Bonfils. Sfinx en piramides van Gizeh / Sphinx and Pyramids of Giza, ca. 1870 - ca. 1898. Rijksmuseum, Amsterdam, RP-F-F00992-A
AMSTERDAM.- This spring, Huis Marseille will host a major exhibition about 19th century photography in Egypt. Join us for a trip along the Nile in the footsteps of the many travellers and photographers who rediscovered the country in the 19th century. The exhibition consists entirely of objects from Dutch collections and offers a diverse portrayal of both the country and photography. From the lively streets and monumental mosques of Cairo to the impressive monuments in faroff Nubia, long before they were ‘evacuated’ by UNESCO during the building of the Aswan dam (1958-1970). From the serene early photos taken by Maxime Du Camp during his trip through the Orient with Gustave Flaubert, to the spontaneous, unembellished amateur photos that Jan Herman Insinger took during his travels in ‘the land of the Nile cataracts’, in what is now the far south of Egypt and northern Sudan.
Antonio Beato (1834-1906), Standbeeld van Ramses II in Memphis, Egypte / Statue of Ramses II at Memphis, Egypt, ca. 1880-1890. Rijksmuseum, Amsterdam, RP-F-1197-27-56
Egypt has a unique place in the history of photography. As soon as the invention of photography hit the world headlines in 1839, photographers began travelling to Egypt. The new medium promised to produce instant copies of the ancient reliefs of Thebes, Memphis and Karnak with unprecedented precision, whereas artists had to labour for years to draw them. In 1850 the first photos of Egypt were published in Europe and over the following fifty years at least 250 amateur and professional photographers would visit the country for shorter or longer periods. They came from Europe as well as from the numerous far-flung corners of the Ottoman Empire.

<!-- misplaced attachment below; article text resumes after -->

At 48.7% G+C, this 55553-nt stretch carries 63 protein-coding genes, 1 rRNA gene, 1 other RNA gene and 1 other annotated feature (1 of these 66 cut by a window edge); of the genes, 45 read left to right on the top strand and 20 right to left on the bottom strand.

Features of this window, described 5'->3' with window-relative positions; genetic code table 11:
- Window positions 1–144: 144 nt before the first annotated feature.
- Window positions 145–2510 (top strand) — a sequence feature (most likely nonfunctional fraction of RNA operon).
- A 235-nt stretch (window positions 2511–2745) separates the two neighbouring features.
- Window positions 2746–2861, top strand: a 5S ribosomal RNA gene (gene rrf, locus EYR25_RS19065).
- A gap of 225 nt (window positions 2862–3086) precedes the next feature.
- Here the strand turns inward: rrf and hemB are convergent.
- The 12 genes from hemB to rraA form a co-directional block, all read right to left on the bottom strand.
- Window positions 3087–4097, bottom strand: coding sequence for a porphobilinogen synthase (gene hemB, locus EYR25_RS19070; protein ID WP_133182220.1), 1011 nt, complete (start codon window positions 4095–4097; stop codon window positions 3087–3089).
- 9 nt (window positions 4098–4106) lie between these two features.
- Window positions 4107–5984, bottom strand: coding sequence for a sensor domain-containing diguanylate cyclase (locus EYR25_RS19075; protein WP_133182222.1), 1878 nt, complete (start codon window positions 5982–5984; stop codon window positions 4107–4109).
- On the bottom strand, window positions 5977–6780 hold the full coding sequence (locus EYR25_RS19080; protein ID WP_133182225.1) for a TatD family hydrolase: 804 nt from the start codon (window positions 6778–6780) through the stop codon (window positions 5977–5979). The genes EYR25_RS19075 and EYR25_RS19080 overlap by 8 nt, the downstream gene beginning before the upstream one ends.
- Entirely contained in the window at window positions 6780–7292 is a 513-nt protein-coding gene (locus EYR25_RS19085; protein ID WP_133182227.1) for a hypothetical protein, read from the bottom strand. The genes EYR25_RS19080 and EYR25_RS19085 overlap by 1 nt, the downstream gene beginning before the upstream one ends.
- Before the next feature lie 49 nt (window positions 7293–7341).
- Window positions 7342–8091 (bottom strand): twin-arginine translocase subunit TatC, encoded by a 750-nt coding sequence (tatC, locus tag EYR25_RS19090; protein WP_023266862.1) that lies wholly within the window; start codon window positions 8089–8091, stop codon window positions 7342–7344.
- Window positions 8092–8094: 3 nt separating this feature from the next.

Jan Herman Insinger (1854-1918), Gemummificeerd lichaam van een vrouw genaamd Hont-tani, 1886. Rijksmuseum van Oudheden, Leiden.
After Napoleon’s military invasion of Egypt in 1798 a veritable Egyptomania had gripped Europe, as manifested in science, art, literature and fashion. The emergence of Egyptology as an academic discipline, the rise of tourism and the technological and economic development of photography itself became closely intertwined in the 19th century. This was because photographers were working for different markets simultaneously and therefore served both Egyptologists and tourists alike. Their photos went on sale in Europe too and as a consequence photography not only encouraged tourism, but also foreign investment in Egypt.
Antonio Beato, Tempelcomplex van Luxor gedeeltelijk onder water door hoge waterstand van de Nijl, ca.1890.
Dutch Nile travellers
This exhibition features a variety of Dutch Nile travellers including antiquities collector and amateur photographer Jan Herman Insinger, photographer and photograph collector Richard Polak, artists Willem de Famars Testas and Marius Bauer and the Rotterdam ship-owner Hendrik Veder.
Anoniem / Anonymous Studioportret van een fellah-vrouw, Egypte / Studio portrait of a fellah woman, ca. 1895. Rijksmuseum, Amsterdam, RP-F-1997-28-35.
Special objects on loan
Especially for this exhibition Huis Marseille has been able to borrow a large number of photos, albums and books illustrated with photos from several Dutch collections, including the Rijksmuseum, the Dutch National Museum of Antiquities, the Dutch Museum of Photography, the National Library of the Netherlands, the Dutch Royal Collections, Teylers Museum and the Special Collections of Amsterdam and Leiden Universities.
Henri Béchard, Beklimming van de grote piramide, ca. 1860-1880 (Collectie Rijksmuseum, Amsterdam, inv.no. RP-F-F80372-A);
Francis Frith (1822-1898) De piramiden van Gizeh, Egypte / The Pyramids of Giza, Egypt, 1856-1859. Rijksmuseum, Amsterdam, RP-F-F80272.